On June 29th, 2007, Apple released it’s iPhone to the general public. People stood

in line for hours to be the first to put down $400 (plus an additional thousand dollars or so for a two year AT&T contract) and come away with the latest in cell phone technology.


The iPhone is certainly that. Calling the iPhone “just a phone” would be similar to calling the Lunar Rover “just a car.” While you would be technically correct, you would be missing a great deal of perspective. It has an amazing touch screen that makes dialing or finding a phone number a breeze, and even with that particular innovation, making phone calls on the iPhone is the least of its capabilities.


It has the same storage capabilities as an iPod, which means that you can use it to listen to music as well as watch movies, television shows or music videos. It also has remarkable internet connectivity, and the interface is practically identical to and as easy to use as the interface on your laptop or desk computer.


Text messages are also remarkably easy to create and send, which means that people will be able to send more texts in less time.


These are all great innovations, and we find it exciting that this phone is capable of so much. But until Apple comes out with a phone that can do all of these things as well as automatically drive your car for you, we think that the iPhone is going to be a lot more dangerous for people on our roads.


The dangers of talking on the phone are pretty well established. Every one has heard the statistics and read the reports, and some areas (like Washington, D.C.) have even established laws against driving while using a hand held phone. But as cell phones have more and more separate functions, the use of the devices change.


For those of you with teenagers, you are probably well versed in texting. For those of you that aren’t, this is where messages are tapped out using the keys on the phone. These messages are then sent to a friend or relatives cell phone. Because it can be cumbersome to type large words on the small keys of the phone, a sort of acronym-filled language has evolved to save time. For instance, “LOL” means “Laughing Out Loud,” or “BTW” means “By the way.”


Believe it or not, a great number of teenagers are not only talking on the phone while driving, but also sending text messages while driving. According to a poll done by AAA and Seventeen magazine, 46% of the 1000 teens that were surveyed admit to text messaging while driving. This involves keeping only one hand on the steering wheel, as well as keeping an eye on both the screen and the keypad of the phone. Imagine trying to punch in a note to a friend while you are behind the wheel of a car that is moving at sixty miles an hour.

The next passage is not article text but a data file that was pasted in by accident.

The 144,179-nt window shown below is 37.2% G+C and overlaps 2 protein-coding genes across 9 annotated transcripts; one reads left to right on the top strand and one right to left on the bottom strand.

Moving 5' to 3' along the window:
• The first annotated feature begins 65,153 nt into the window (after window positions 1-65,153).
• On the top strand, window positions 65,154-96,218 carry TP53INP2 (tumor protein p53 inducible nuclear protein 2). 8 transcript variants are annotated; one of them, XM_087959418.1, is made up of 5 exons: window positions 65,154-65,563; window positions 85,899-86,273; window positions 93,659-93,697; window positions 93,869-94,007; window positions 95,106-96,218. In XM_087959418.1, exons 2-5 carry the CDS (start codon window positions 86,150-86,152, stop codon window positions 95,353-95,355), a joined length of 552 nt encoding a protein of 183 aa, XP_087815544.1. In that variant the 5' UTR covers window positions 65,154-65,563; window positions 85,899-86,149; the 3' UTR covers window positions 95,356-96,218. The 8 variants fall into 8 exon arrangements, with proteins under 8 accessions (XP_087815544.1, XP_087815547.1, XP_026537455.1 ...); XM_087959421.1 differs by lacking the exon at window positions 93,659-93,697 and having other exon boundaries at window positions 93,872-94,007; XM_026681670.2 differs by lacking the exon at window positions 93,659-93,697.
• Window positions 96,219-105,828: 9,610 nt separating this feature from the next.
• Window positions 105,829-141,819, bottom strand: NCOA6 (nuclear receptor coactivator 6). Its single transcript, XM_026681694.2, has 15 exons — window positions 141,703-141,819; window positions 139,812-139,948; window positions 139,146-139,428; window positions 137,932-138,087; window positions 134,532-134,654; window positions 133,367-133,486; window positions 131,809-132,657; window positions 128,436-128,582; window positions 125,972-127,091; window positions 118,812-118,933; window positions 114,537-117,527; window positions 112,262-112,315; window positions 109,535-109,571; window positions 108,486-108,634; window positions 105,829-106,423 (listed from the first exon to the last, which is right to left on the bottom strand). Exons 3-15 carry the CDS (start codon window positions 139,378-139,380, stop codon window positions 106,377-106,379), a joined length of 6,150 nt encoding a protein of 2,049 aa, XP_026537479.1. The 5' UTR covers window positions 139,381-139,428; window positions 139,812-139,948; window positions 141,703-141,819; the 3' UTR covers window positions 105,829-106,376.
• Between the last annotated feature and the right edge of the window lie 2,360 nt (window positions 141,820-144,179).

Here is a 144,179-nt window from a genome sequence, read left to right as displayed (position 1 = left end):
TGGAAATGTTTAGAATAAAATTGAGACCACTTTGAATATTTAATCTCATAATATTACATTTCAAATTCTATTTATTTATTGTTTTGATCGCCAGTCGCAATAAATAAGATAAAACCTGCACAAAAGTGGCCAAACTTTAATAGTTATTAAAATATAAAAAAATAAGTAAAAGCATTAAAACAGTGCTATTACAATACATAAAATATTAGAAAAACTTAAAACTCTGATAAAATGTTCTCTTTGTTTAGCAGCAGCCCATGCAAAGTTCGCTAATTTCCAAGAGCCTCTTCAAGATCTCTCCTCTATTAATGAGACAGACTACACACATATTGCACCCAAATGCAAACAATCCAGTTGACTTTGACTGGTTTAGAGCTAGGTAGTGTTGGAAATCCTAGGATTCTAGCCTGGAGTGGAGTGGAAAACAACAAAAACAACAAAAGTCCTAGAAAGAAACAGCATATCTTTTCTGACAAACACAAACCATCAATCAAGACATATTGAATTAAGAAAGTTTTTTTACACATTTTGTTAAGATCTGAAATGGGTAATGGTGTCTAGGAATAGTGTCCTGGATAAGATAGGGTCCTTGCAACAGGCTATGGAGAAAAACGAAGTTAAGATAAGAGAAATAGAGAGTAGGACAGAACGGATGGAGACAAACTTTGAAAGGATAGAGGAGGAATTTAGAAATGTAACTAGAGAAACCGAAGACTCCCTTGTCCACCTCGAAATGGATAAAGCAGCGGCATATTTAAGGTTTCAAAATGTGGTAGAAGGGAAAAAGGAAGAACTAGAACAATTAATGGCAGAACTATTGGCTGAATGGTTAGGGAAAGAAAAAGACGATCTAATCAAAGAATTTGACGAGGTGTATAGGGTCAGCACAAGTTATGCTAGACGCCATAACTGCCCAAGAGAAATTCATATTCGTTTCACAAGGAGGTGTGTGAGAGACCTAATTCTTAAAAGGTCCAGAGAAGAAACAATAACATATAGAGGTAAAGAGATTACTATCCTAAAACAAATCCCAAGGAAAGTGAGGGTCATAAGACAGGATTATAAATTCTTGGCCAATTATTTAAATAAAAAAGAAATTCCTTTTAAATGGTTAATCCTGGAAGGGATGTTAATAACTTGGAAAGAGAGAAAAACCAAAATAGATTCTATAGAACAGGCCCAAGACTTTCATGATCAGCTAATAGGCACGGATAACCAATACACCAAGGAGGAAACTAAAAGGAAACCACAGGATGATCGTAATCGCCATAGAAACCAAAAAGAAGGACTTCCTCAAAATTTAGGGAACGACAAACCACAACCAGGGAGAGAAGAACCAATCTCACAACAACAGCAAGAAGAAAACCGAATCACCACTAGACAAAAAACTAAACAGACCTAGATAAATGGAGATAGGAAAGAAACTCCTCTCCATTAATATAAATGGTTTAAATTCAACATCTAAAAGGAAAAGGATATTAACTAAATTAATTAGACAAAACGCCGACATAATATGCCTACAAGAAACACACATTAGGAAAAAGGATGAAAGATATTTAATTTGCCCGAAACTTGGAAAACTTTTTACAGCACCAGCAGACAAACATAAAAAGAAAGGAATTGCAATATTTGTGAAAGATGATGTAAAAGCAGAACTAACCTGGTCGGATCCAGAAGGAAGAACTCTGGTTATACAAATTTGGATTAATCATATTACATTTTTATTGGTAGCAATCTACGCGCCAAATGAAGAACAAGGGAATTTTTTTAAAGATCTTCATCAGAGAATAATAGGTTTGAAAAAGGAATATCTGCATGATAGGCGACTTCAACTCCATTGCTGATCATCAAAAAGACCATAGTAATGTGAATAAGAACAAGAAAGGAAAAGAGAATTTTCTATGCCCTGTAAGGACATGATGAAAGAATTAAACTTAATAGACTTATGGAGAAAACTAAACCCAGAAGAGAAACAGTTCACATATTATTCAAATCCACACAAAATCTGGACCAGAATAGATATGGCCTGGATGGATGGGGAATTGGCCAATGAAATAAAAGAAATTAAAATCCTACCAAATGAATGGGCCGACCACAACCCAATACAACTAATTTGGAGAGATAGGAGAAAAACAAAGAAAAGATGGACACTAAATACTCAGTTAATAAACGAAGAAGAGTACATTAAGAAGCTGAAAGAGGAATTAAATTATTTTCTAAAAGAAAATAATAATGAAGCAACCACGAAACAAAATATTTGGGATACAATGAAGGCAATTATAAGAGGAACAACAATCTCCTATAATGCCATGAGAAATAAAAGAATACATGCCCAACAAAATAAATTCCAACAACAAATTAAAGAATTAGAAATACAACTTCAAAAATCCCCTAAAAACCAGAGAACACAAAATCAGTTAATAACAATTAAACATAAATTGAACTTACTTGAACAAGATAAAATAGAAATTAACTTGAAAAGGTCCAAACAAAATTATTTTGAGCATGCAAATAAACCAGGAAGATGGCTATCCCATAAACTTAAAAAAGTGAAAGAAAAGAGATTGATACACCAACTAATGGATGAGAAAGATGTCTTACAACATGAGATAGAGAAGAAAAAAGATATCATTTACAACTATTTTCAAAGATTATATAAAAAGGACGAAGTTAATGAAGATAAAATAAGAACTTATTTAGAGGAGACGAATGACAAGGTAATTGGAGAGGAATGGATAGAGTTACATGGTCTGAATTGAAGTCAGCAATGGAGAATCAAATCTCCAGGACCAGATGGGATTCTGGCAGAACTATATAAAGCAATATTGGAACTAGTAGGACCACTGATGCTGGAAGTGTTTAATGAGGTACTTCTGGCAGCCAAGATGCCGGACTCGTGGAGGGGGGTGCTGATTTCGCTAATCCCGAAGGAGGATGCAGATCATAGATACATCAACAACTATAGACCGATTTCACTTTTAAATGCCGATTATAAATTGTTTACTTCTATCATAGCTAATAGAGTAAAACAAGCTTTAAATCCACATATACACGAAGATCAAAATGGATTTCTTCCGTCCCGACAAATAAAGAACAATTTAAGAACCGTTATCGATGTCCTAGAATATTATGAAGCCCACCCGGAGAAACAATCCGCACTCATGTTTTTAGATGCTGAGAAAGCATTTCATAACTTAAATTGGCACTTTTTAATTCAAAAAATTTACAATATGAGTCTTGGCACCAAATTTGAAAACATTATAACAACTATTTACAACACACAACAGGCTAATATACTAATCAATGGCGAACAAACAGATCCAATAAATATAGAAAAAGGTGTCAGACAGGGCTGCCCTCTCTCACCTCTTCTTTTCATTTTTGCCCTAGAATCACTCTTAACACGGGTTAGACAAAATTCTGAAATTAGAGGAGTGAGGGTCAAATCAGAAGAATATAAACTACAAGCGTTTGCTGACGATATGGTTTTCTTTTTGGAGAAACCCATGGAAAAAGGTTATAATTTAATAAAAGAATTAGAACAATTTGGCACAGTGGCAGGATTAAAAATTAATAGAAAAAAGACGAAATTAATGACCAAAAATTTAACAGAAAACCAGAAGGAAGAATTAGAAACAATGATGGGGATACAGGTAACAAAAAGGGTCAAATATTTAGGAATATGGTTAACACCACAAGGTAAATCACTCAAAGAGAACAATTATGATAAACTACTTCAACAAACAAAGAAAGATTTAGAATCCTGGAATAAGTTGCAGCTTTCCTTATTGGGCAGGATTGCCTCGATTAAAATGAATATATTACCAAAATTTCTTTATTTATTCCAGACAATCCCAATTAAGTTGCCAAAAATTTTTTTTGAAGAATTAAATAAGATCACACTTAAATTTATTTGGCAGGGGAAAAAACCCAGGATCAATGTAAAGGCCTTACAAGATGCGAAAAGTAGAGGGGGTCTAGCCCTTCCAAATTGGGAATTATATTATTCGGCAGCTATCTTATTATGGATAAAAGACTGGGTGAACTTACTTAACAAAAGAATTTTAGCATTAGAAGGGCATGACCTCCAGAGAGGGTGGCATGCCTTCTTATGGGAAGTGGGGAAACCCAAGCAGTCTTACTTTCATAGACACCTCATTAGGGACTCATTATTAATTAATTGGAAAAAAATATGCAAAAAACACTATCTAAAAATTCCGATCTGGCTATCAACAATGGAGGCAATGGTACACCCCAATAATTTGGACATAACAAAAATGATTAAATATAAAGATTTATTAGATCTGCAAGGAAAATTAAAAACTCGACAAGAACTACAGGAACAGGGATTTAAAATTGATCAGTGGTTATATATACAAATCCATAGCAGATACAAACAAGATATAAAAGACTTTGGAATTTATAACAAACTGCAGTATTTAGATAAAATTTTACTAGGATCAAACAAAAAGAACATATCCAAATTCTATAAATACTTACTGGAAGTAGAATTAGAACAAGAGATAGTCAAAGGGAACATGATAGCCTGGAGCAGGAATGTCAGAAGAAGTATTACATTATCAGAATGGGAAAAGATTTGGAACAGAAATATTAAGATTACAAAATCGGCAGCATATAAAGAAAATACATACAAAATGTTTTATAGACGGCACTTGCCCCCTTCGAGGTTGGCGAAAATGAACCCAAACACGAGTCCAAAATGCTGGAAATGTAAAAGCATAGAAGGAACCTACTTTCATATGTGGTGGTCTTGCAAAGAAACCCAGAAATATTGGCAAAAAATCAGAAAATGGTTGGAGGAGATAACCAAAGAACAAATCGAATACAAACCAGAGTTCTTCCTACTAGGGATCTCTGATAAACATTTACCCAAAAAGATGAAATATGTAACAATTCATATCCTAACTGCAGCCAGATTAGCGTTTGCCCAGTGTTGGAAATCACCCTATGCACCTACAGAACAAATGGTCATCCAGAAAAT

The results of this practice were tragically and clearly illustrated in New York on June 26th of this year:


Five teens, on their way to a vacation home Tuesday night, were in a sport utility vehicle that had just passed a van on a two-lane highway when it swerved back into oncoming traffic and hit a tractor-trailer. All were killed in the fiery crash, which four friends traveling in another car witnessed.  ABC News


Less than a month later, Sheriff Phil Povero listed text messaging while driving as a possible reason for the crash:

 "The records indicate her phone was in use," Povero said. "We will never be able to clearly state that she was the one doing the text messaging. ...

"We all certainly know that cell phones are a distraction and could be a contributing factor in this accident," he added.

It would seem to be an obvious solution to make texting while driving illegal, and it would also be prudent to make cell phone safety a mandatory part of driver education.

 As personal injury attorneys, we routinely help injury victims get their lives back on track, and in many cases that means helping those who have been in car accidents. Many of our clients were injured because a driver was engaging in negligent driving practices, which means that they were talking on the phone, or driving while intoxicated, or doing everything except what they should have been doing, which is keeping their eyes on the road. Texting while driving is another absurd example of this practice, and making it against the law should certainly be a priority.

 If you or a loved one has been injured in an accident, contact our law offices for a free consultation today.